Should nuclear power be generated in Ireland?

‘I believe that we have adopted a policy from the dark ages’

Should nuclear power be generated in Ireland? – that is the question posed by two councillors at a Meath County Council meeting.

Independent Cllr Trevor Golden, supported by Fine Gael Cllr Alan Tobin posed the question at the December meeting of the council held at the EU Commission offices at Grange. They suggested the council call on the Government to amend the Electricity Regulation Act and associated legislation to allow for the consideration and possible implementation of nuclear power generation in Ireland.

The councillors said they wanted to have an honest debate about nuclear energy and its possible role in Ireland’s transition to low carbon electricity generation. There was a difficult transition ahead and “crucially, we don’t have the time”. They believed that a mix of nuclear and renewables was a viable solution for Ireland.

Cllr Golden said that while he was not a nuclear engineer he wanted the Government to hear from nuclear engineers. “I am someone who believes that we as a nation have adopted a policy that belongs to the dark ages”.

Giving a historical background, he said that the world was facing an energy crisis in the 1970s. In the early 1970s Ireland had enacted the Nuclear Energy Act and this produced the Nuclear Energy Board set up to advise the Government or any other persons or group engaged in training or research science on the acquisition of nuclear reactors or radioactive devices on the acquisition of nuclear reactors or radioactive devices for training or research purposes. It would also advise on the location, installation, operation and supervision of reactors.

The Government, through the ESB, planned a nuclear power plant for Carnsore Point, Co Wexford but there was opposition to this and those who protested won out. “A decade after the Act the proposal for Carnsore Point was abandoned. We pivoted to coal and opened Moneypoint power station”, Cllr Golden said.

“We all sit in this room today with Moneypoint in our lungs”, he told fellow councillors.

While acknowledging the events people were living through at the time people needed to be honest enough that, perhaps, the debate did not do justice to the matter at hand, he said. “We must also accept the consequences of those actions in the problems we face today”.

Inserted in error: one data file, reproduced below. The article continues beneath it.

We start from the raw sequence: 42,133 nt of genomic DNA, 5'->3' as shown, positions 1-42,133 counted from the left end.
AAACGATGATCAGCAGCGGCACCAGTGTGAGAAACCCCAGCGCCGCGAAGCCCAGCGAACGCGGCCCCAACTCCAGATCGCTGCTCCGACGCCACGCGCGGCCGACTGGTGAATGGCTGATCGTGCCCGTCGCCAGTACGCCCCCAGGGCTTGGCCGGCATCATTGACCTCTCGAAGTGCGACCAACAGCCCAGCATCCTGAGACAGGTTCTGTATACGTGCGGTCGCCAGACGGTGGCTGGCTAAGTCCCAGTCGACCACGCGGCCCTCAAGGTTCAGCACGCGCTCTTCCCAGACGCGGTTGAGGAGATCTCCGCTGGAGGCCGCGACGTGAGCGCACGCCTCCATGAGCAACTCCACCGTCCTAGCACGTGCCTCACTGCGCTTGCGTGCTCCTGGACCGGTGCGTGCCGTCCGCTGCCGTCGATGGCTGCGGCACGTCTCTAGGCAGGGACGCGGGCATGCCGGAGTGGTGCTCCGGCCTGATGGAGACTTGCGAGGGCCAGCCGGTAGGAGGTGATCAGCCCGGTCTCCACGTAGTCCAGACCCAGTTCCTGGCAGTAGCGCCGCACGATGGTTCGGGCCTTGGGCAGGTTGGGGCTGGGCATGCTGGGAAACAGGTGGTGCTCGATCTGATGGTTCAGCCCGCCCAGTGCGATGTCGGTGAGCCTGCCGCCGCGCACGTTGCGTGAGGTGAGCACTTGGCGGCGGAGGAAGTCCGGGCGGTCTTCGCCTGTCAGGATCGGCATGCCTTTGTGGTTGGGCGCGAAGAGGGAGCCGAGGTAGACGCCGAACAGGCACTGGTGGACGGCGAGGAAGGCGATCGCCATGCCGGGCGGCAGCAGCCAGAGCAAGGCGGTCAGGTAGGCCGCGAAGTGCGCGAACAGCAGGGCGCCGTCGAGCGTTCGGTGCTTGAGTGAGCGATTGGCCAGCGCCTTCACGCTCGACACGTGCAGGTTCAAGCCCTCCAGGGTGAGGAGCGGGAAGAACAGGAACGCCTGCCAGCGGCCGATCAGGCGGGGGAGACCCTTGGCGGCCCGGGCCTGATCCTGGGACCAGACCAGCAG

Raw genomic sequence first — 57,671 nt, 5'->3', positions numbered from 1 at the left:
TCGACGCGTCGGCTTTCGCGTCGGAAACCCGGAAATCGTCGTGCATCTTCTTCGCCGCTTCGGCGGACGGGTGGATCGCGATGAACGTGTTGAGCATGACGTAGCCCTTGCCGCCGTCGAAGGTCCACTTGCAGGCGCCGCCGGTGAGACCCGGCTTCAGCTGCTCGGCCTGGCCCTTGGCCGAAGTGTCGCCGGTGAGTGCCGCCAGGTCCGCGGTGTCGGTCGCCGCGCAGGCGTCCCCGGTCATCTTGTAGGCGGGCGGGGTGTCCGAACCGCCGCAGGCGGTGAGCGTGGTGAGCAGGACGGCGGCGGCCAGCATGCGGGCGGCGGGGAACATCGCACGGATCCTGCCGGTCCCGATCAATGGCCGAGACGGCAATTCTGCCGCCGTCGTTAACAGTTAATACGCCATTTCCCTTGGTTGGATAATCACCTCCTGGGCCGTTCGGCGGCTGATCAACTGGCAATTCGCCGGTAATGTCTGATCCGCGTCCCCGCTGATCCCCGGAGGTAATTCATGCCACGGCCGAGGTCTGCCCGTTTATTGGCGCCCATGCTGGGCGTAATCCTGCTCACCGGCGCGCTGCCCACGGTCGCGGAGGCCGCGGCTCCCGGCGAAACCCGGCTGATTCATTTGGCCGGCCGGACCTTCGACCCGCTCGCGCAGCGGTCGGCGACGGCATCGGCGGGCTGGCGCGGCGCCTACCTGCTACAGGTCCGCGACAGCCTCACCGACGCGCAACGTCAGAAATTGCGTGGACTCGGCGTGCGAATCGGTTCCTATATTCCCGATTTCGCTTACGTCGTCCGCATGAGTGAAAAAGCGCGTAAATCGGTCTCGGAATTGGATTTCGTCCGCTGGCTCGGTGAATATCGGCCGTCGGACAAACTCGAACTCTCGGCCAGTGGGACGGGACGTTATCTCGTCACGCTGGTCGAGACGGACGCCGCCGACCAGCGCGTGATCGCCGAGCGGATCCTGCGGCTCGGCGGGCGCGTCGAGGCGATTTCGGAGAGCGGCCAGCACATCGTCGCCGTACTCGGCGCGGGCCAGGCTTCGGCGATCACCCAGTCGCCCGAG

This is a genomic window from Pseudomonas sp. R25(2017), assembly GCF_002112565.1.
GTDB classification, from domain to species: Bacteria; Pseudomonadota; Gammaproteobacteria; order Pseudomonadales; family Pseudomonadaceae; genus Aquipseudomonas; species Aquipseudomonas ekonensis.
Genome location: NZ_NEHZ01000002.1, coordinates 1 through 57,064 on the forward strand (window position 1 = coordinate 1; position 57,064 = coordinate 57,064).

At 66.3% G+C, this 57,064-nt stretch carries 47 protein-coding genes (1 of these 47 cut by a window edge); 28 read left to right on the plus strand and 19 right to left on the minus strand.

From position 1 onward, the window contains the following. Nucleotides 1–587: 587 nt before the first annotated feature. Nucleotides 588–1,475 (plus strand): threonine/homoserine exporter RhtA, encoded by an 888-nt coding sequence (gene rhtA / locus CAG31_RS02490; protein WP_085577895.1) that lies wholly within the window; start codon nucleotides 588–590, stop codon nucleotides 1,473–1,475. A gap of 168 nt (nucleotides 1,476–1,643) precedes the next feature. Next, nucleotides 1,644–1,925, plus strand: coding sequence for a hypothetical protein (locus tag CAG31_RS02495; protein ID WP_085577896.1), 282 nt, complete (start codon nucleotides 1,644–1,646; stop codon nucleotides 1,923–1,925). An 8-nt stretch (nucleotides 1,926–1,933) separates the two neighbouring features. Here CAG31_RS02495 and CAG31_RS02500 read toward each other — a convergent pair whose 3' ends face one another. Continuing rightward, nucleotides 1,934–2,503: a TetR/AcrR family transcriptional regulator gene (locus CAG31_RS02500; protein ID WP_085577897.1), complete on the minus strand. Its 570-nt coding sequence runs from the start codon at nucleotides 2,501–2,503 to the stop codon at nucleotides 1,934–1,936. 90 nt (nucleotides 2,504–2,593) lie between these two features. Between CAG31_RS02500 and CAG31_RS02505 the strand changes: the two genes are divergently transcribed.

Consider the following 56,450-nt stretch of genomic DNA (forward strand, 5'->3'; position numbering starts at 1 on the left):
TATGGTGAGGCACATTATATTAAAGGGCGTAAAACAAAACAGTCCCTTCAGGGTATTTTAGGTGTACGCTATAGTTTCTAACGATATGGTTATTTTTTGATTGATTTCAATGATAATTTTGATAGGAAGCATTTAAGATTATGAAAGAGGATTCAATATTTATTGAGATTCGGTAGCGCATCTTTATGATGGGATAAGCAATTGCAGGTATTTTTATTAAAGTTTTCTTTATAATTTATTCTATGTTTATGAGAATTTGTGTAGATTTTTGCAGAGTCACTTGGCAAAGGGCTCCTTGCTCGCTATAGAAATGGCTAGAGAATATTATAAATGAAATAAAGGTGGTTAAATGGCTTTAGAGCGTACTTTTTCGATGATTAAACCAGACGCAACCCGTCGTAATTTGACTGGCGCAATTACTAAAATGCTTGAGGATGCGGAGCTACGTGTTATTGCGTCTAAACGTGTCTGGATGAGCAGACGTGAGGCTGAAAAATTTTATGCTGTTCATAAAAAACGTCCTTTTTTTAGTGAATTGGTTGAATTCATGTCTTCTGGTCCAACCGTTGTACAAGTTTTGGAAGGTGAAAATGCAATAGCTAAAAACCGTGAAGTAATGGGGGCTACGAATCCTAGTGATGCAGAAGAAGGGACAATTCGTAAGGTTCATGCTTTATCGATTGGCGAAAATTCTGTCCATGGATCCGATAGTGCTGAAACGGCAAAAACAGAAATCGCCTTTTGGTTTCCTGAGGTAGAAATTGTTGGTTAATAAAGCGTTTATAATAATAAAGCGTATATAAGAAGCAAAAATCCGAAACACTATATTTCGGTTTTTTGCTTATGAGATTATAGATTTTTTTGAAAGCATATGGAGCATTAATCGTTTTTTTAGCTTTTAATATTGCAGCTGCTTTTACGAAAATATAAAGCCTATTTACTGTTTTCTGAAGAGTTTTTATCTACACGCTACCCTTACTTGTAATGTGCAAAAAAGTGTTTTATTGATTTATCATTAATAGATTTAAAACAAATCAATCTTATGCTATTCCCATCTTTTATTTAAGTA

He recalled his remarks during debates on the new county development plan when he said that the use of gas was a poor choice for many reasons. Natural gas was a fossil fuel. Methane was 80 times more potent over 20 years than Co2 – a third of methane comes from fossil fuels.

The cllr said that current policy meant that renewables were heavily subsidised and this in turn meant that we were tightly coupled to the availability of cheap gas.

“We need to see the full transition to renewables over a greater period, maybe 50 to 100 years. Nuclear power could give us the time to improve the technology and build out our grid”, he said. “We’re not asking the Government to build a nuclear power station but we’re asking it to look at the technology”.

Cllr Tobin said everyone could see the effects of climate change, especially in the high temperatures in the past month. This country was one of the biggest deliverers of carbon dioxide in the world per head of population and we had to change our ways. Power generation was the top polluter. We were on the cusp of “an energy gold rush” in this country. Speaking about wind turbines and solar panels he said that when the wind did not blow and the sun did not show, we had to have something that would bring us down to a carbon-neutral society.

Social Democrat Cllr Ronan Moore said that the recent agreement between Ireland and France on an electricity interconnector would increase our energy security. Labour Cllr Elaine McGinty said the law wasn’t there to support nuclear generation, Ireland had a long history of supporting the children affected by the Chernobyl disaster and we did that for a reason, because there was an accident and we were still dealing with it. It (the question of nuclear generation) was so divisive that it would have to go to a referendum. She was interested in debate on the subject but thought that nuclear was not the best option for this country.

Fine Gael Cllr Gerry O’Connor said that he would have gone on a “journey” in relation to the subject. He had campaigned against the Carnsore Point project (he said to laughter “I had a great weekend down there”) but he said that with 20-20 hindsight there had been a fire at the Windscale plant in the UK in 1957. The report on that had come out in 1968 which had shown some of the consequences of that on the Irish Sea. The Government had put out iodine tablets and there was a real fear factor at the time, he said. He had come on that journey and we had to look at what other countries were doing. France and Britain had energy security because of their nuclear capability. “One of the last things that Boris Johnson announced was that he was committing to build a nuclear plant a year”. He was talking about one of these small modular reactors.

Cllr Golden asked that his motion, which was agreed by the council, be circulated among county councils throughout the country.